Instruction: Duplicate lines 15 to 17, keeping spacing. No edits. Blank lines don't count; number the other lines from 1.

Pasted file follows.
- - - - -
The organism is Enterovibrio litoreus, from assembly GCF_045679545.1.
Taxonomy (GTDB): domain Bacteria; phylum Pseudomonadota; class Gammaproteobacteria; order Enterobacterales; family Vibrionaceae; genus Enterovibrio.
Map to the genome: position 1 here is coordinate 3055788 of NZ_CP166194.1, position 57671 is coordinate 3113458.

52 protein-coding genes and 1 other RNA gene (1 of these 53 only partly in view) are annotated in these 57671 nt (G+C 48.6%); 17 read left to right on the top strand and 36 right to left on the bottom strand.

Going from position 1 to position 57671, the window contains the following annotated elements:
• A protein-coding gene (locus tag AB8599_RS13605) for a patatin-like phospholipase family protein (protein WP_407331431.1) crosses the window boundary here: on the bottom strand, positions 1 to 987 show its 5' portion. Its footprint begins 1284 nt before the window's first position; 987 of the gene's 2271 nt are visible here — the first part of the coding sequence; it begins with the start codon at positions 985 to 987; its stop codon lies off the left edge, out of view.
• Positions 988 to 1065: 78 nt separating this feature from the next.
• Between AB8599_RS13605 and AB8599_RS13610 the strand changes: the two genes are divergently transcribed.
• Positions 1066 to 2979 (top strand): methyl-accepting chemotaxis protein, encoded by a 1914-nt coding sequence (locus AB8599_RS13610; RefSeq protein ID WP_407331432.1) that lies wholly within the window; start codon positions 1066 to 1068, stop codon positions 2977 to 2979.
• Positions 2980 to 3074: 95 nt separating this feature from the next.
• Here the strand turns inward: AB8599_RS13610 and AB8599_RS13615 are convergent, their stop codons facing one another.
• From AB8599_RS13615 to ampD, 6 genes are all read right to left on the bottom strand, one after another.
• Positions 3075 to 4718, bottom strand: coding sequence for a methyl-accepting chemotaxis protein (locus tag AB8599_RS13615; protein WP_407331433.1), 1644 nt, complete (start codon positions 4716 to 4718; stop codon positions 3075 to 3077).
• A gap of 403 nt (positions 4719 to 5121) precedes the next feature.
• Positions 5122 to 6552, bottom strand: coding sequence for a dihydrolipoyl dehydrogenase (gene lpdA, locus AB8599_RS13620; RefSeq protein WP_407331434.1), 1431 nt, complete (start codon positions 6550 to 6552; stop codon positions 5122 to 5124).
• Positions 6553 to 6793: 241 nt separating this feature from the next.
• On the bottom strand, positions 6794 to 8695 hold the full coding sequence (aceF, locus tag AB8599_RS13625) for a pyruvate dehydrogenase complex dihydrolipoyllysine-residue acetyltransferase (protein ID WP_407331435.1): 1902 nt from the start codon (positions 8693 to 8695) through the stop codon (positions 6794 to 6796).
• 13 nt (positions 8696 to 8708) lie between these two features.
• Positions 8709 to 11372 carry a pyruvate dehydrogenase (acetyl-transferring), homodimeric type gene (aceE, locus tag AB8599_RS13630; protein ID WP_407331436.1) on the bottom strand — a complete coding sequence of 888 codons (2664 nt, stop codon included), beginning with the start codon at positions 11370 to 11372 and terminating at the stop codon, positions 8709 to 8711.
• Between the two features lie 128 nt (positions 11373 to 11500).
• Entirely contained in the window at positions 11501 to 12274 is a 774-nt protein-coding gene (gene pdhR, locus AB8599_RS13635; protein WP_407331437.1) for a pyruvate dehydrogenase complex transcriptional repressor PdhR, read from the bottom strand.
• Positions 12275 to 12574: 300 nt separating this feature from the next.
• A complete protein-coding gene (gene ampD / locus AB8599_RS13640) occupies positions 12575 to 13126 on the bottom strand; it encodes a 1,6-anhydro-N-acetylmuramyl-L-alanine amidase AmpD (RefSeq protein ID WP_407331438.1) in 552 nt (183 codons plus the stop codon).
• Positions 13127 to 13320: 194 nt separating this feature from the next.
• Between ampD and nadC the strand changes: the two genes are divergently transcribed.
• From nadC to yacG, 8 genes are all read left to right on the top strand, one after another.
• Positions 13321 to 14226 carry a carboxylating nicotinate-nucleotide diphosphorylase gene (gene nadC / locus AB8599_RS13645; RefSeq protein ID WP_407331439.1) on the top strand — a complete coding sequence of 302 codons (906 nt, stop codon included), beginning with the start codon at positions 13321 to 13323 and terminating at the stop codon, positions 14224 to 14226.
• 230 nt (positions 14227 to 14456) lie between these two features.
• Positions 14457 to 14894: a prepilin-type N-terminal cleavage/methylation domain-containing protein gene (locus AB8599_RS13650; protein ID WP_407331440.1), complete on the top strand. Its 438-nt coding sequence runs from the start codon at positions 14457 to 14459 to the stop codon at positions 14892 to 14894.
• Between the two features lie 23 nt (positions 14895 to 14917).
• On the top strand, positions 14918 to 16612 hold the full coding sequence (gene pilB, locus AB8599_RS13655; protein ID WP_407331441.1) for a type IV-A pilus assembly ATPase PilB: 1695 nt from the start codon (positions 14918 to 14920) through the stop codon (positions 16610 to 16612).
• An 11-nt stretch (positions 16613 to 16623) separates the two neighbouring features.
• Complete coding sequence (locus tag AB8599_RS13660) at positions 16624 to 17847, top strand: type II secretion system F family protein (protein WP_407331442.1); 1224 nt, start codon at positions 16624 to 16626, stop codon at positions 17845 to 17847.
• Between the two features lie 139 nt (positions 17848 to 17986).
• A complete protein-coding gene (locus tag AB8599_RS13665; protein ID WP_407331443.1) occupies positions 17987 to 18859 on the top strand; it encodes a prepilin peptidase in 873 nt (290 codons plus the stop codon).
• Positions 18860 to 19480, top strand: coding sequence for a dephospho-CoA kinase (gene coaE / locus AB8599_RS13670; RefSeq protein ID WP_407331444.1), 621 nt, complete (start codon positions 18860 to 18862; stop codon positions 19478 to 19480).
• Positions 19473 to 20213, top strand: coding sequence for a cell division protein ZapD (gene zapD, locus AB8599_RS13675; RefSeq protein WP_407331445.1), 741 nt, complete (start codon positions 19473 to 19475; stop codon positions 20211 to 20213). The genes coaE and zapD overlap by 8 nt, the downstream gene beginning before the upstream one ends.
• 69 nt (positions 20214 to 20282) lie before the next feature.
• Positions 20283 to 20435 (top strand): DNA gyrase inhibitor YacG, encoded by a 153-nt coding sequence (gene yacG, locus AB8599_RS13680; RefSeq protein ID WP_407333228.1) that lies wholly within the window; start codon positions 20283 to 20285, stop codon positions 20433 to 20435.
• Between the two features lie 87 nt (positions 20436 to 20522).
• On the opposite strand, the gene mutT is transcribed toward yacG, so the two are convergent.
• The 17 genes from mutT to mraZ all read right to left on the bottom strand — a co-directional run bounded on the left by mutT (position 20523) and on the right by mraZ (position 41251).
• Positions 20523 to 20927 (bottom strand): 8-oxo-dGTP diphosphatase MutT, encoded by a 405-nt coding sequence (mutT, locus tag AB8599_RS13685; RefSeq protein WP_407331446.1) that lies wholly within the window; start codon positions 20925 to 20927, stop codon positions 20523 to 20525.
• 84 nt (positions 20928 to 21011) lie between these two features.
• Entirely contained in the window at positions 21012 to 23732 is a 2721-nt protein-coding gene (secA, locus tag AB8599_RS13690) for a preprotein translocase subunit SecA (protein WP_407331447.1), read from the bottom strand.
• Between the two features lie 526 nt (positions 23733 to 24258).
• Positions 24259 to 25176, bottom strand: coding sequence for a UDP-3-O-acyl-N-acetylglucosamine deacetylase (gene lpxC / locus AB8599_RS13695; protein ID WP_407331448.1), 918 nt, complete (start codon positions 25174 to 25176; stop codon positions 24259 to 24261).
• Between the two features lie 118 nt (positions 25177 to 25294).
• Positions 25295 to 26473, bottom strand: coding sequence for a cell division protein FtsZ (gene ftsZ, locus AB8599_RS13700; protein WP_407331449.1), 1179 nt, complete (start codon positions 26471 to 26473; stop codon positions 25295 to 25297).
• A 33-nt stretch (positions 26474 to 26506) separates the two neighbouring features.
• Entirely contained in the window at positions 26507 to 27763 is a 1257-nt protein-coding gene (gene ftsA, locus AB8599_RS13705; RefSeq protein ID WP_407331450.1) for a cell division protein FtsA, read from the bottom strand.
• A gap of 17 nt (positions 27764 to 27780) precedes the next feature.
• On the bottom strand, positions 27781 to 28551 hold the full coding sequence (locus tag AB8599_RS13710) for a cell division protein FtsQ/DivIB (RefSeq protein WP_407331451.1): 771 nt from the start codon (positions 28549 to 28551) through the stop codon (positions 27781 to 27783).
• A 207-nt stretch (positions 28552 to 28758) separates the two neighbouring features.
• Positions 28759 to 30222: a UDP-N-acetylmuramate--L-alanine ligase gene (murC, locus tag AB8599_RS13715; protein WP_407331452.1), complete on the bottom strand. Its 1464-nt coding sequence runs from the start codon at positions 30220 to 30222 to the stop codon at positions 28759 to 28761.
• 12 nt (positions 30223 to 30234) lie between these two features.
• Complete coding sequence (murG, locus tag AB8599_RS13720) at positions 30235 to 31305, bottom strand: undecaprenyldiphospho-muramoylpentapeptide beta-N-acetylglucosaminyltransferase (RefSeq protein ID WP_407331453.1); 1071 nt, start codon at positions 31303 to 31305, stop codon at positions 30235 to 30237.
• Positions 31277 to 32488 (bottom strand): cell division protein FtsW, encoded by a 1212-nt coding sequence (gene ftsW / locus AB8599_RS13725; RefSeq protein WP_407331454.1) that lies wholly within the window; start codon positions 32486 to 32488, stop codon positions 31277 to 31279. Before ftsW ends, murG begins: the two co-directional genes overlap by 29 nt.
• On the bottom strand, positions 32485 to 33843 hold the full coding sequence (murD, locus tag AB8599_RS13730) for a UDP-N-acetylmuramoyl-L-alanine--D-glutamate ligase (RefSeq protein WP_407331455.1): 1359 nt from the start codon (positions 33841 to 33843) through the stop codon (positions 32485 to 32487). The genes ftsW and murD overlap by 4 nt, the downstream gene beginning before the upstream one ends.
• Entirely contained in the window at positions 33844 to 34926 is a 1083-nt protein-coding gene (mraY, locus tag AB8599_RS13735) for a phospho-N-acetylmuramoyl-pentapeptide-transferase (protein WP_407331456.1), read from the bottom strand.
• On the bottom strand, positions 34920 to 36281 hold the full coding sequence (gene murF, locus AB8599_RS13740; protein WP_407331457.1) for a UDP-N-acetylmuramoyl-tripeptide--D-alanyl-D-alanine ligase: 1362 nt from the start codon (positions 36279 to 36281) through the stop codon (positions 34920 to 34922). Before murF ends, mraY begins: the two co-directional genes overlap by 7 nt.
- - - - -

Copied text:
• Positions 5122 to 6552, bottom strand: coding sequence for a dihydrolipoyl dehydrogenase (gene lpdA, locus AB8599_RS13620; RefSeq protein WP_407331434.1), 1431 nt, complete (start codon positions 6550 to 6552; stop codon positions 5122 to 5124).
• Positions 6553 to 6793: 241 nt separating this feature from the next.
• On the bottom strand, positions 6794 to 8695 hold the full coding sequence (aceF, locus tag AB8599_RS13625) for a pyruvate dehydrogenase complex dihydrolipoyllysine-residue acetyltransferase (protein ID WP_407331435.1): 1902 nt from the start codon (positions 8693 to 8695) through the stop codon (positions 6794 to 6796).